Taking the Message to Those that Have Not Heard

unreached-1“Neither is there salvation in any other: for there is none other name under heaven given among men, whereby we must be saved” (Acts 4:12).

Are these words true? If so, WHO will give their lives to bring the Name of Jesus to those who have never heard, and have little, if any, chance to hear the Name of Jesus?

unreached-3As we have posted in the past, there is a great need everywhere. Everybody who is not saved needs to be saved. Everybody who has never heard a clear presentation of the Gospel needs to hear it. Yet, there are places in our world today, outside of the United States where the need is not only great but desperate. There are places in our world today, again, outside of the United States, where people are not only lost, but are hopelessly lost with very little, if any, chance of hearing the Gospel, and in many cases, of hearing the name of Jesus even once! As one author put it:

When we observe our churches today, do they look like groups of people who gather with one another as they give their lives to spreading the gospel among unreached people, impoverished communities, abandoned orphans, lonely widows, dying babies, sex slaves, and suffering brothers and sisters around the world? Sadly, I don’t believe that’s the picture we portray. Instead, we spend the majority of our time sitting as spectators in services that cater to our comforts. Even in our giving to the church, we spend the majority of our money on places for us to meet, professionals to do the ministry, and programs designed around us and our kids. What in the world are we doing? Or better put, what in the Word are we doing?

Harsh words for sure! Unfortunately, sometimes the truth hurts, but if we will allow God to do a work in our hearts, truth always ends us helping us, and in this case, possibly helping others – like the unreached.unreached-2

“Christianity is not a path to more comforts, higher status, or greater ease in this world. The road Jesus walks is not paved with the prospect of self-advancement. Instead, it starts with a demand for self-denial.”

Missions is Contagious

contagious-3Missions Is Contagious

by Nathan Busenitz

The missionary spirit is utterly contagious.

Even just one life burning brightly for the gospel can ignite the hearts of hundreds of others for generations to come.

What a powerful thing it is to contemplate that reality in the history of missionary work! Consider, for example, the following chain of gospel influence:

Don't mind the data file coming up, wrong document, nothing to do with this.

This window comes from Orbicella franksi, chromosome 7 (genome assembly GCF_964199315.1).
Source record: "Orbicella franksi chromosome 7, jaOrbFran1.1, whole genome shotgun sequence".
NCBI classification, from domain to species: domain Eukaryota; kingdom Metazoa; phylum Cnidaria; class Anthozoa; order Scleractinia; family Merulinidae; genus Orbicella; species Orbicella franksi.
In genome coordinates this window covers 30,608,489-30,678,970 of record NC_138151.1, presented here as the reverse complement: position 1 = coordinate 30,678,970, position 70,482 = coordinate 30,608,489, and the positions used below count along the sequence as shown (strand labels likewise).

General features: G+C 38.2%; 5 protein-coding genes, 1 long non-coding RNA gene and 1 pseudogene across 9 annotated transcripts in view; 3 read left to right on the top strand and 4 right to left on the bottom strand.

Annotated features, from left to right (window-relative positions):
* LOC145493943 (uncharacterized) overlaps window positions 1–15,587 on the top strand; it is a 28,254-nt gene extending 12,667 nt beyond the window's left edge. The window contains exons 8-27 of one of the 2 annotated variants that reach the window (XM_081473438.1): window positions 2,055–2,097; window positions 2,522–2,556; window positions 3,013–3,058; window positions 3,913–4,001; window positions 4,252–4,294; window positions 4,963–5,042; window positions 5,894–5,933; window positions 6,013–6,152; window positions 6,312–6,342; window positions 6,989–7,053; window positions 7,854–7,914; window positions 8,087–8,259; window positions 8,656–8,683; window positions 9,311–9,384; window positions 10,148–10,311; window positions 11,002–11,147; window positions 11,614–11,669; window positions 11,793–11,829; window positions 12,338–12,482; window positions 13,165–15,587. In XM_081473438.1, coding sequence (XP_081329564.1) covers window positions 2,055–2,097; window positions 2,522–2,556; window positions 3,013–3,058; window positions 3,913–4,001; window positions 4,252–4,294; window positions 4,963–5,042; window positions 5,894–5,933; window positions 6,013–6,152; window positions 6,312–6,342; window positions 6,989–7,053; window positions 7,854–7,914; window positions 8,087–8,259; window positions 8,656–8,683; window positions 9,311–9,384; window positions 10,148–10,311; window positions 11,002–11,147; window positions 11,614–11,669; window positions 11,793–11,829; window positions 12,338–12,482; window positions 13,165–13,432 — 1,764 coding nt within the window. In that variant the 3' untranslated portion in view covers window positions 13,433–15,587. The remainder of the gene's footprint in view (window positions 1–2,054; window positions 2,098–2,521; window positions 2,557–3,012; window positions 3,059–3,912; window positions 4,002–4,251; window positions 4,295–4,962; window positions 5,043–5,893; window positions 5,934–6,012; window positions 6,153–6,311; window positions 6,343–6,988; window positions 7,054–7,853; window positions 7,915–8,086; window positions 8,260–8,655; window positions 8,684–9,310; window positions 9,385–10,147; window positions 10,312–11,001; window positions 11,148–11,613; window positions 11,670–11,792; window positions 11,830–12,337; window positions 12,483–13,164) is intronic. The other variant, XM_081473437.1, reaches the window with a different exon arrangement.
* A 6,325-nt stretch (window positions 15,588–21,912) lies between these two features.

1. John Elliott (1604–1690) was a Puritan settler in New England who began evangelizing the native Americans. Known as the “apostle to the Indians,” he translated the Bible into their native language, helped to establish churches, and sparked a missionary zeal among Christian settlers in the New World.

2. That missionary spirit inspired men like David Brainerd (1718–1747) to similarly devote his life to reaching native American Indians with the good news of the gospel.

3. Though Brainerd died at only 29 years of age, his friend Jonathan Edwards (1703–1758) was so impressed by the young missionary’s passion that he edited Brainerd’s diary and published it. Edwards himself would later work as a missionary to the native American Indians of Stockbridge, Massachusetts.

4. In 1785, an English shoe cobbler named William Carey (1761–1834) read a copy of An Account of the Life of the Late Rev. David Brainerd by Jonathan Edwards. The book had a profound impact on Carey’s thinking, igniting a passion in his heart to take the gospel to India. William Carey left for India in 1793 and the modern missions movement was born.

contagious-25. In 1802, a British preacher named Charles Simeon (1759–1836) was speaking about the good that William Carey was doing in India. Upon hearing that message, a young man in the congregation named Henry Martyn (1781–1812) determined that he too would go to India, rather than going to law school.

6. Martyn died young. Yet his memoirs influenced many in England. In particular, his biography had a significant impact on Anthony Norris Groves (1795–1853), who is considered by some to be the “father of faith missions.” (Groves was a missionary to modern-day Iraq and later to India). In his own memoirs, Groves writes:

I have today finished reading, for the second time, [Henry] Martyn’s Memoir. How my soul admires and loves his zeal, self-denial and devotion; how brilliant, how transient his career; what spiritual and mental power amidst bodily weakness and disease! O, may I be encouraged by his example to press on to a higher mark.

7. In 1825, Groves published a short booklet entitled Christian Devotedness, in which he encouraged Christians to live frugally, trust God for their needs, and devote the bulk of their income to evangelism efforts around the world. That book had a major impact on the thinking of men like George Müller (1805–1898), and James Hudson Taylor (1832–1905)—significantly shaping the way they thought about missions.

8. Hudson Taylor was the first modern missionary to penetrate the interior of China. He established the China Inland Mission and recruited hundreds of missionaries to join in evangelistic efforts there. At one point, Taylor returned to England where he urged Christian young people to join him in China. A famous Cambridge cricket player named C. T. Studd (1860–1931) was among those profoundly affected by Taylor’s preaching. Studd left behind a life of leisure to serve Christ overseas. Six other students joined Studd and together they became known as “The Cambridge Seven.”